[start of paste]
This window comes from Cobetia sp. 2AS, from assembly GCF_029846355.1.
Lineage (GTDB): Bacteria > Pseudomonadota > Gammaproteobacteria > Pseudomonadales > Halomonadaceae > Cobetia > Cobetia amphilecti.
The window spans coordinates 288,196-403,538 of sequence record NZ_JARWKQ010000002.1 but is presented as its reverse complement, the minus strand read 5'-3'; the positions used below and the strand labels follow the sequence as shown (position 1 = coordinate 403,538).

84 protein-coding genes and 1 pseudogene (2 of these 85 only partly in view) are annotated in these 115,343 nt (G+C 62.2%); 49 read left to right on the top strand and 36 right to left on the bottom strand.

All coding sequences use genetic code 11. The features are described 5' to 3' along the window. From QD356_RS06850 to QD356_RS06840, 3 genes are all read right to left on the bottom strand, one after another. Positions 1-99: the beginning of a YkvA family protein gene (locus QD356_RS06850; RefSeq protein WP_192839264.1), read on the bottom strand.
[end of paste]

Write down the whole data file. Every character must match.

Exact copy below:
This window comes from Cobetia sp. 2AS, from assembly GCF_029846355.1.
Lineage (GTDB): Bacteria > Pseudomonadota > Gammaproteobacteria > Pseudomonadales > Halomonadaceae > Cobetia > Cobetia amphilecti.
The window spans coordinates 288,196-403,538 of sequence record NZ_JARWKQ010000002.1 but is presented as its reverse complement, the minus strand read 5'-3'; the positions used below and the strand labels follow the sequence as shown (position 1 = coordinate 403,538).

84 protein-coding genes and 1 pseudogene (2 of these 85 only partly in view) are annotated in these 115,343 nt (G+C 62.2%); 49 read left to right on the top strand and 36 right to left on the bottom strand.

All coding sequences use genetic code 11. The features are described 5' to 3' along the window. From QD356_RS06850 to QD356_RS06840, 3 genes are all read right to left on the bottom strand, one after another. Positions 1-99: the beginning of a YkvA family protein gene (locus QD356_RS06850; RefSeq protein WP_192839264.1), read on the bottom strand.